Business Overview

This business has been servicing the community for over 40 years. They have an excellent reputation for their quality work and solid and experienced team. They provide commercial day and night- time janitorial services along with residential services.

This business is SBA PRE-QUALIFIED and a perfect opportunity for a good buyer.

QUALIFIED SBA buyer can purchase with $30,000 equity. Amazing return on investment and opportunity to reduce expenses.
Owner routinely turns down business and bidding opportunities in her trade area as she is retiring and winding down.

Growth is limited only by the desire and ability to hire.


  • Asking Price: $300,000
  • Cash Flow: $151,076
  • Gross Revenue: $639,407
  • FF&E: $40,000
  • Inventory: $1,000
  • Inventory Included: Yes
  • Established: 1981

Detailed Information

  • Property Owned or Leased:N/A
  • Property Included:N/A
  • Building Square Footage:N/A
  • Lot Size:N/A
  • Total Number of Employees:27
  • Furniture, Fixtures and Equipment:N/A
Is Support & Training Included:

2 weeks

Purpose For Selling:


Additional Info

The business was founded in 1981, making the business 41 years old.
The sale does include inventory valued at $1,000, which is included in the suggested price.

Why is the Current Owner Selling The Business?

There are all kinds of reasons individuals decide to sell businesses. Nevertheless, the genuine reason and the one they say to you might be 2 absolutely different things. As an example, they might state "I have a lot of other responsibilities" or "I am retiring". For numerous sellers, these reasons stand. But also, for some, these may just be reasons to try to hide the reality of transforming demographics, increased competition, current decrease in revenues, or an array of other factors. This is why it is really important that you not count completely on a vendor's word, but rather, use the vendor's solution in conjunction with your overall due diligence. This will repaint a more practical image of the business's existing scenario.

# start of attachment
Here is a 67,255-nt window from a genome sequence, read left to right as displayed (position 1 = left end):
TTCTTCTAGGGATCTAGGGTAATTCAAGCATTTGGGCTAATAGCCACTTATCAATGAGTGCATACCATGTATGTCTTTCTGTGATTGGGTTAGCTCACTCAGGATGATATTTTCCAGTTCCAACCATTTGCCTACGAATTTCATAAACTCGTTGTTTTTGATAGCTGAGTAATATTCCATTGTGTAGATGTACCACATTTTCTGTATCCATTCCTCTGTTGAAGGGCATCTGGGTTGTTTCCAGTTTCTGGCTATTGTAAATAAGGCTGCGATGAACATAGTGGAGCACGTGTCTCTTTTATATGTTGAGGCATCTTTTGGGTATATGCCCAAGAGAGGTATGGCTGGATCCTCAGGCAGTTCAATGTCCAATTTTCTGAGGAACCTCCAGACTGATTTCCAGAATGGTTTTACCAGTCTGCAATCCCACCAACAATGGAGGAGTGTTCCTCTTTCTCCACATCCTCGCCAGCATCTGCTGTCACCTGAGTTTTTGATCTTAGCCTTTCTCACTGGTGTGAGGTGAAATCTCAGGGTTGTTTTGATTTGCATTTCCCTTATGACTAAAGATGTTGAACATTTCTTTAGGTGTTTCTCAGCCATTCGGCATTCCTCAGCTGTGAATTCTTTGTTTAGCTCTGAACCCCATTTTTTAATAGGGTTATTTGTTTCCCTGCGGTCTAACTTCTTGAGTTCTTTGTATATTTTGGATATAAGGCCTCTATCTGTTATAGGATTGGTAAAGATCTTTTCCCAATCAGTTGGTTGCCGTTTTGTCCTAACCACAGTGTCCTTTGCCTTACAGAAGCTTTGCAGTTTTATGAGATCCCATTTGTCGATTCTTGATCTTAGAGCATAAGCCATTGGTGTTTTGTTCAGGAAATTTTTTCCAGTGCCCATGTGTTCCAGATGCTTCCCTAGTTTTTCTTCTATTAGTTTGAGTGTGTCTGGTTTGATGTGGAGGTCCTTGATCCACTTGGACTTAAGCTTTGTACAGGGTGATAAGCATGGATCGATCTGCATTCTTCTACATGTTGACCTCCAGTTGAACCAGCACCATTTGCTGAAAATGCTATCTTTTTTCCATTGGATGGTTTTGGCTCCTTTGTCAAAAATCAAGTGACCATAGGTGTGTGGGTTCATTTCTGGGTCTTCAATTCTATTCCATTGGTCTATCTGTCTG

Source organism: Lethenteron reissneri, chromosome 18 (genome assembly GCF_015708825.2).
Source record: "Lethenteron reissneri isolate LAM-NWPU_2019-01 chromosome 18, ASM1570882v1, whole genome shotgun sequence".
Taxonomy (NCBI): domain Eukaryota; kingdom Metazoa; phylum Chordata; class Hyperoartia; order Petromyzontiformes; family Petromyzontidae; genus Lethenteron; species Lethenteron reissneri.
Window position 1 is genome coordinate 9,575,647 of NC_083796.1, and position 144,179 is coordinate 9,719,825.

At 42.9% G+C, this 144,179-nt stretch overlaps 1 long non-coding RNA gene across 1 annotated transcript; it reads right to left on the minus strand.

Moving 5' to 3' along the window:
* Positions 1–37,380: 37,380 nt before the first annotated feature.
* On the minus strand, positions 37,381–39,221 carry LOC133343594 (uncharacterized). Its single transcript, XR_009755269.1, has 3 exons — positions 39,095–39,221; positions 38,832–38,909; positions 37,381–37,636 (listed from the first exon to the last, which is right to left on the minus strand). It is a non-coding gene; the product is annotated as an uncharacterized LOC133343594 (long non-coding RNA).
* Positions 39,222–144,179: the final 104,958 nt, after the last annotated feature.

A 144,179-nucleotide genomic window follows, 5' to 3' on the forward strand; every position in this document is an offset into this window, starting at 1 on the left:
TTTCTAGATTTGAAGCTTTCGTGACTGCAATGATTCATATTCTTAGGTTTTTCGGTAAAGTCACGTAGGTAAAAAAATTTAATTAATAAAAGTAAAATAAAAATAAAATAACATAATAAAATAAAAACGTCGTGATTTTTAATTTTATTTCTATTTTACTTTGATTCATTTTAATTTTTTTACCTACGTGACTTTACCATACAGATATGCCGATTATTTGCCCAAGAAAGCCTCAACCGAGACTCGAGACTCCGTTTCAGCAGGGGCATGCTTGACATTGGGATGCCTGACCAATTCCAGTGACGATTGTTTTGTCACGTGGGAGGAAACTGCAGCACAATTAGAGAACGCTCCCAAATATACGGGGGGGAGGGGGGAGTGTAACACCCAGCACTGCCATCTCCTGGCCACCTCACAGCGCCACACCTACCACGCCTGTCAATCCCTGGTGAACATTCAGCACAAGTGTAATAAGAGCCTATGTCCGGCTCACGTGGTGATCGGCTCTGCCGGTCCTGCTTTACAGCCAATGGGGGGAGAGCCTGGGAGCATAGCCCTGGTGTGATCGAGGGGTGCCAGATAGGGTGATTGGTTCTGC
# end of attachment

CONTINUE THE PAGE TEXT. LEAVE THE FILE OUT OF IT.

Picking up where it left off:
Existing Debts and Future Obligations

If the current entity is in debt, which many companies are, then you will certainly have reason to consider this when valuating/preparing your offer. Numerous companies borrow money in order to cover items like inventory, payroll, accounts payable, and so on. Remember that in some cases this can imply that revenue margins are too tight. Lots of companies come under a revolving door of taking on debt as a way to pay back various other loans. Along with debts, there may also be future obligations to take into consideration. There may be an outstanding lease on tools or the structure where the business resides. The business may have existing agreements with suppliers that need to be fulfilled or may lead to charges if terminated early.

Understanding the Customer Base, Competition and Area Demographics

How do operating businesses in the location bring in new consumers? Many times, businesses have repeat clients, which develop the core of their daily revenues. Certain variables such as brand-new competition sprouting up around the area, road building and construction, and employee turnover can influence repeat customers and also adversely affect future profits. One vital thing to take into consideration is the area of the business. Is it in a highly trafficked shopping mall, or is it hidden from the main road? Undoubtedly, the more individuals that see the business on a regular basis, the higher the chance to develop a returning client base. A final thought is the basic location demographics. Is the business located in a densely inhabited city, or is it situated on the edge of town? Exactly how might the local average house income effect future earnings prospects?